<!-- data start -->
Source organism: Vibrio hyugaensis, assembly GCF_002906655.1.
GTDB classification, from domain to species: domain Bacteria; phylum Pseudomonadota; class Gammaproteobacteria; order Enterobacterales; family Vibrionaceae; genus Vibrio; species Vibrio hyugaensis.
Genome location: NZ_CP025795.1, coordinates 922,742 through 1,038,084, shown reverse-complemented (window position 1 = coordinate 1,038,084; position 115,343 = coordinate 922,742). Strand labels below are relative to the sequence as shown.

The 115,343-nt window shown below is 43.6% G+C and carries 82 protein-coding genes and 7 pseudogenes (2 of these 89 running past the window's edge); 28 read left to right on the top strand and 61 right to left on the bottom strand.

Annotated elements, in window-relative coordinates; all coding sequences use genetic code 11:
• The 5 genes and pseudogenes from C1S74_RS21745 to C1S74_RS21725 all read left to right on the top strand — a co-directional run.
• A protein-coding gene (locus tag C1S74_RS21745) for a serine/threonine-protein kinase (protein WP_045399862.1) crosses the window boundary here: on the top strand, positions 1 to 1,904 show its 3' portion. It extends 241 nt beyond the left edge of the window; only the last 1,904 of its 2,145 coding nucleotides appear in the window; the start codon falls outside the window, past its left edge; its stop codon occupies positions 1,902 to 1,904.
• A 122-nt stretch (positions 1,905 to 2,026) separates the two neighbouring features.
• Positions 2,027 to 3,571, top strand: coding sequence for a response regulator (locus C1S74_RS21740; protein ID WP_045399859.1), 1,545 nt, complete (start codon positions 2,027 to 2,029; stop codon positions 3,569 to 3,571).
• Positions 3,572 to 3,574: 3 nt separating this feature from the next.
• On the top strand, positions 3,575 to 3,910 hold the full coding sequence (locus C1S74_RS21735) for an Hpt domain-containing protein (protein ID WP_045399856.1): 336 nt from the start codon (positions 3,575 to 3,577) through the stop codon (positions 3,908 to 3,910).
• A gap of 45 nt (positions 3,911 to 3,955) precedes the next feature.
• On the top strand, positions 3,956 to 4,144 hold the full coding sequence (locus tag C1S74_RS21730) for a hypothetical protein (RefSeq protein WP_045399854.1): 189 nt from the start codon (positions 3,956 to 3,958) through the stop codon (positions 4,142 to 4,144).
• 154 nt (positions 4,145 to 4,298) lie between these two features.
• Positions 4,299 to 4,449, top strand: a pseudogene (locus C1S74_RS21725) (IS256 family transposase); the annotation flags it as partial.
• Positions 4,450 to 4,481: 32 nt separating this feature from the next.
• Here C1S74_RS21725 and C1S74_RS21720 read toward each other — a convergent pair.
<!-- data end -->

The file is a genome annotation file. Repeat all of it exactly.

Source organism: Vibrio hyugaensis, assembly GCF_002906655.1.
GTDB classification, from domain to species: domain Bacteria; phylum Pseudomonadota; class Gammaproteobacteria; order Enterobacterales; family Vibrionaceae; genus Vibrio; species Vibrio hyugaensis.
Genome location: NZ_CP025795.1, coordinates 922,742 through 1,038,084, shown reverse-complemented (window position 1 = coordinate 1,038,084; position 115,343 = coordinate 922,742). Strand labels below are relative to the sequence as shown.

The 115,343-nt window shown below is 43.6% G+C and carries 82 protein-coding genes and 7 pseudogenes (2 of these 89 running past the window's edge); 28 read left to right on the top strand and 61 right to left on the bottom strand.

Annotated elements, in window-relative coordinates; all coding sequences use genetic code 11:
• The 5 genes and pseudogenes from C1S74_RS21745 to C1S74_RS21725 all read left to right on the top strand — a co-directional run.
• A protein-coding gene (locus tag C1S74_RS21745) for a serine/threonine-protein kinase (protein WP_045399862.1) crosses the window boundary here: on the top strand, positions 1 to 1,904 show its 3' portion. It extends 241 nt beyond the left edge of the window; only the last 1,904 of its 2,145 coding nucleotides appear in the window; the start codon falls outside the window, past its left edge; its stop codon occupies positions 1,902 to 1,904.
• A 122-nt stretch (positions 1,905 to 2,026) separates the two neighbouring features.
• Positions 2,027 to 3,571, top strand: coding sequence for a response regulator (locus C1S74_RS21740; protein ID WP_045399859.1), 1,545 nt, complete (start codon positions 2,027 to 2,029; stop codon positions 3,569 to 3,571).
• Positions 3,572 to 3,574: 3 nt separating this feature from the next.
• On the top strand, positions 3,575 to 3,910 hold the full coding sequence (locus C1S74_RS21735) for an Hpt domain-containing protein (protein ID WP_045399856.1): 336 nt from the start codon (positions 3,575 to 3,577) through the stop codon (positions 3,908 to 3,910).
• A gap of 45 nt (positions 3,911 to 3,955) precedes the next feature.
• On the top strand, positions 3,956 to 4,144 hold the full coding sequence (locus tag C1S74_RS21730) for a hypothetical protein (RefSeq protein WP_045399854.1): 189 nt from the start codon (positions 3,956 to 3,958) through the stop codon (positions 4,142 to 4,144).
• 154 nt (positions 4,145 to 4,298) lie between these two features.
• Positions 4,299 to 4,449, top strand: a pseudogene (locus C1S74_RS21725) (IS256 family transposase); the annotation flags it as partial.
• Positions 4,450 to 4,481: 32 nt separating this feature from the next.
• Here C1S74_RS21725 and C1S74_RS21720 read toward each other — a convergent pair.